This Threshing floorthe one David purchased for the altaris where the Temple would be eventually built (1 Chronicles 22:1). It is called the Temple Mount and is where the second temple was also built (following the destruction of the first one). In addition to this important fact, David was allowed to gather materials and other needs in preparation for Solomon to build the temple after David's death (1 Chronicles 22:5).

Where does God live and where is His house?

The Ark of the Covenant represented God's presence when it was located in the Tabernacle (and later the Temple) in the room called the Holy of Holies. The Bible clearly states that God dwelt on the mercy seat of the Ark, between the cherubim (Exodus 25:22).

However, at the future dedication of the temple, Solomon said, "But will God really dwell on earth? The heavens, even the highest heaven, cannot contain you. How much less this temple I have built" (1 Kings 8:27 NIV). From this statement, we can understand the Temple was not the single place that God existed. He cannot be contained in a structure built with human hands.

We can see that the Ark was not the single dwelling place of God in His fullness. He exists in Heaven and on earth. In fact, He exists spiritually in every believer who has received the Holy Spirit. We are therefore also a temple of GodHe indwells us. The place where God exists is not limited to a single location. He exists in all of creation.

The House that God promised to build for David?

The house God promised David was actually a dynasty of Kings; a lasting dynasty (1 Chronicles 17:10, 17:17). This was ultimately realized in the coming of Jesus the Messiah—a descendant of David (Matthew 1:1). His kingdom will last forever. By contrast, the house David wanted to build would be made out of solid materials like stone and wood which will not last forever.


We were put on earth to please God ... not the other way around. Therefore, what He wants should determine how we live. Jesus demonstrated this when He prayed to God the Father and said, "... Yet not my will, but yours be done" (Luke 22:42 NIV). Sometimes, the Lord's answer to our request will be "no" as it was with David's desire to build the Temple. But, God knows what is best for us, and sometimes what is best is simply what He wants and not what we want.

The Bible lesson link (at the beginning of the lesson) is for the King James Version. You may also wish to read the New Living Translation Bible Version of 1 Chronicles 17:1, 3-4, 11-14 ;
1 Chronicles 21:18, 21-27 (NLT)

The key verses: 1 Chronicles 17:11-12 (NLT) - "For when you die and join your ancestors, I will raise up one of your descendants, one of your sons, and I will make his kingdom strong. He is the one who will build a house—a temple—for me. And I will secure his throne forever."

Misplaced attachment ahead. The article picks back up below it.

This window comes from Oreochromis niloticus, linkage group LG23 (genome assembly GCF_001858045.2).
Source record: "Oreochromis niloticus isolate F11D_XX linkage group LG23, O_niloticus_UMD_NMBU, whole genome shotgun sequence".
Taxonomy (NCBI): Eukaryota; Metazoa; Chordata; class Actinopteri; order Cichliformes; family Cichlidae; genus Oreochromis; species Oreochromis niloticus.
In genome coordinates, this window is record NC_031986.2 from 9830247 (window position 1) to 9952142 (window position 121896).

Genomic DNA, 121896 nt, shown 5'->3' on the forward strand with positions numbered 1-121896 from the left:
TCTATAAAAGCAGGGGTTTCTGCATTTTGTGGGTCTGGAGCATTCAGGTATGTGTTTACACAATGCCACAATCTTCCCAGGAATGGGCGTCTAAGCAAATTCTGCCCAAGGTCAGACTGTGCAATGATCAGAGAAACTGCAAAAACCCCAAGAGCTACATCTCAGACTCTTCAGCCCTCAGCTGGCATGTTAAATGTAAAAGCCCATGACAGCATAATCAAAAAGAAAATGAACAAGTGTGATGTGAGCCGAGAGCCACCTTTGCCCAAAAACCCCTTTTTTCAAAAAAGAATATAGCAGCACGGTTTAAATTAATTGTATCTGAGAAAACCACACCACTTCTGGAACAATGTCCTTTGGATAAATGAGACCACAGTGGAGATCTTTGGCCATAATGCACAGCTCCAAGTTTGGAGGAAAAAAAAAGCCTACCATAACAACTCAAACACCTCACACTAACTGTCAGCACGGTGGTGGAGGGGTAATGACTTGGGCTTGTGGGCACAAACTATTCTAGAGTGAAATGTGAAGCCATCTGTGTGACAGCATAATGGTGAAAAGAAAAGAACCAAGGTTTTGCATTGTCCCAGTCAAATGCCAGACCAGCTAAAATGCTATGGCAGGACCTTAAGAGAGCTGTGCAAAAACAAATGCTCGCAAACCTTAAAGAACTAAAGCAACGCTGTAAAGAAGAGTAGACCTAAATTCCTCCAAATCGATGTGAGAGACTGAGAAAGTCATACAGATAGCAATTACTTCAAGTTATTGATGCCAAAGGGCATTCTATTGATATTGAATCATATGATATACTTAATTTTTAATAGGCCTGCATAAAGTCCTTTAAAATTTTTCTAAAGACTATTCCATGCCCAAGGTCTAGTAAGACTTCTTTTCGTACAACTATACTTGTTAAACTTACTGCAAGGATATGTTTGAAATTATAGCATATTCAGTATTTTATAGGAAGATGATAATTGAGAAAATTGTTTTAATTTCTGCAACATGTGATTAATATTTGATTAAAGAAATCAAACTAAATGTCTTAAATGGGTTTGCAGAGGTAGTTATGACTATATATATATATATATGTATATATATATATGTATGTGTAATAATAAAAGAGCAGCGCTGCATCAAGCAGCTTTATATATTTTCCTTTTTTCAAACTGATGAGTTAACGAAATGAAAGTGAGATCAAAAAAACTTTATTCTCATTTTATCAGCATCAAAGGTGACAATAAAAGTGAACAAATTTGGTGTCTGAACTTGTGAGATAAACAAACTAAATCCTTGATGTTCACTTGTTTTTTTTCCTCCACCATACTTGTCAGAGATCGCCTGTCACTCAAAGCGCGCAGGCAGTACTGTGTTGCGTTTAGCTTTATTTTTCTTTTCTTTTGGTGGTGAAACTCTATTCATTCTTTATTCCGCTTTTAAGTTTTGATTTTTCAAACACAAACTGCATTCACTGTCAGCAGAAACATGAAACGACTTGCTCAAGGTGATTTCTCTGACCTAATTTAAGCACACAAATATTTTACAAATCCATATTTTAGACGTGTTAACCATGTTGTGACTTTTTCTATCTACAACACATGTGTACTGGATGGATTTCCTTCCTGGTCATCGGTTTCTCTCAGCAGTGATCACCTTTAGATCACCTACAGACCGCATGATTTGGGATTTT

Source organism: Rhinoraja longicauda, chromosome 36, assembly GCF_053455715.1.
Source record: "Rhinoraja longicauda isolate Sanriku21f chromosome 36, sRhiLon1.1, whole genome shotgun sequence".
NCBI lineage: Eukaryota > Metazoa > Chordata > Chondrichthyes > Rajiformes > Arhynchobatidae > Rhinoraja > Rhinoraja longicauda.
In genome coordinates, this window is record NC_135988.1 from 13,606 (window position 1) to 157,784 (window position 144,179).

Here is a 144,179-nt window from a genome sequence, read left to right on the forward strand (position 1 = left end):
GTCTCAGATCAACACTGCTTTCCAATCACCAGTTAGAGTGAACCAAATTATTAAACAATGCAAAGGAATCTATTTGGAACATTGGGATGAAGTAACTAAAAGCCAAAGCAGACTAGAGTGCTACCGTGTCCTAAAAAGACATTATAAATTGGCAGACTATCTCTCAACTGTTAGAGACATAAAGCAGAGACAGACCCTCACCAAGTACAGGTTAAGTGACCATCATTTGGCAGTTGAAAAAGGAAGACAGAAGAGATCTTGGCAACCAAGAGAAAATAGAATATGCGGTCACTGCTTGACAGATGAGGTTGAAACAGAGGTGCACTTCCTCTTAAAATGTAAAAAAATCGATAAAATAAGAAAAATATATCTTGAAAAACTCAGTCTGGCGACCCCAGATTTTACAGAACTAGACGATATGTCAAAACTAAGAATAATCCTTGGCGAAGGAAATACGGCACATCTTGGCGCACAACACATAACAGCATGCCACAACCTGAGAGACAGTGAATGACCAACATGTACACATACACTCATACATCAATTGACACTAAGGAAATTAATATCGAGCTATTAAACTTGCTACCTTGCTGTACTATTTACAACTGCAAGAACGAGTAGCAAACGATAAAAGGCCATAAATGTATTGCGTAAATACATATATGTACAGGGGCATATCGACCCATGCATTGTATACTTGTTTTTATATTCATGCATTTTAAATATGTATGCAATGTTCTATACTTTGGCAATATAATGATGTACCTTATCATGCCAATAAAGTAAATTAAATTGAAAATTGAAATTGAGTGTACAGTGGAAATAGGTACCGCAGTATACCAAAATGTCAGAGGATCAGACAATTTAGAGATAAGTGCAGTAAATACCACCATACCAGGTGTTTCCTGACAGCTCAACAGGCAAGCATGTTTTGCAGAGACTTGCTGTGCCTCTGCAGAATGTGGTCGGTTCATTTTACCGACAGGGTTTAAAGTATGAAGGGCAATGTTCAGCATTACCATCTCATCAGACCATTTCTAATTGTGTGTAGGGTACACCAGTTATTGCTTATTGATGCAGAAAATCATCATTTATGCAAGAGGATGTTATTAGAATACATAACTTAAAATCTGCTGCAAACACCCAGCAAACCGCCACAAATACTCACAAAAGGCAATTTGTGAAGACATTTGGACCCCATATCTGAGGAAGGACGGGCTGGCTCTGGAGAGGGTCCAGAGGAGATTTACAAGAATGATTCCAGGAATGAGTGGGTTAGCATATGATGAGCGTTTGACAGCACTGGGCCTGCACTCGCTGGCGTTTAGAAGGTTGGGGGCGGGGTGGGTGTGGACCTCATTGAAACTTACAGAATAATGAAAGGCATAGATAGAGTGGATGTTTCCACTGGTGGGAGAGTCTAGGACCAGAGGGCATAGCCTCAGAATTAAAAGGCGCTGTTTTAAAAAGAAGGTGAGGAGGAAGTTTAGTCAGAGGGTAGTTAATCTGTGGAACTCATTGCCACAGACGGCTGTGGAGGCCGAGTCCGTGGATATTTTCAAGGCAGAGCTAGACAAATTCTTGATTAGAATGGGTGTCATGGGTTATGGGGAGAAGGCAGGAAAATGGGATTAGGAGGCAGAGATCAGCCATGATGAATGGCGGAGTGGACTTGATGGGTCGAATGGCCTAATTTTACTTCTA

December 22 – The Lord Is with You

Alternate Title – Mary's Praise

Bible Lesson: Luke 1:39-56 (KJV)

Key verses:
Luke 1:46-47 (KJV) - "And Mary said, My soul doth magnify the Lord, And my spirit hath rejoiced in God my Saviour. "

(Pop-up references come from The New Living Translation courtesy of

What shall we learn from this lesson:
Mary was faced with a dilemma. Even though she was a virgin, the angel Gabriel had told her she would become pregnant and bear a child who should be called Jesus (Luke 1:31). He said to her, "The Holy Spirit will come on you, and the power of the Most High will overshadow you. So the holy one to be born will be called the Son of God." (Luke 1:35).

From Mary's perspective, when all of this comes to pass, it would have far-reaching effects. What would she tell her betrothed, Joseph? What would other people think about her having a baby that was not from Joseph and before she was married? What would it mean to give birth to and be responsible for the Son of God? This birth would be fulfillment of prophecy from hundreds of years before (Isaiah 7:14).

She had a relative, Elizabeth, who was married to the priest, Zechariah. The angel Gabriel had told Mary that Elizabeth was in her 6th month of pregnancy even though Elizabeth and her husband Zechariah were both very old (Luke 1:18).

After the angel had told her about Elizabeth's pregnancy in her old age, he then said, "For nothing is impossible with God" (Luke 1:37). Elizabeth's pregnancy and Mary's pregnancy were both through the power of God.

Even with the angel's extraordinary explanation of what would come in the future, Mary did not respond with fear but with hope and faithfulness and humble submission to God's will. She said, "I am the Lord's servant. May everything you have said about me come true." (Luke 1:38).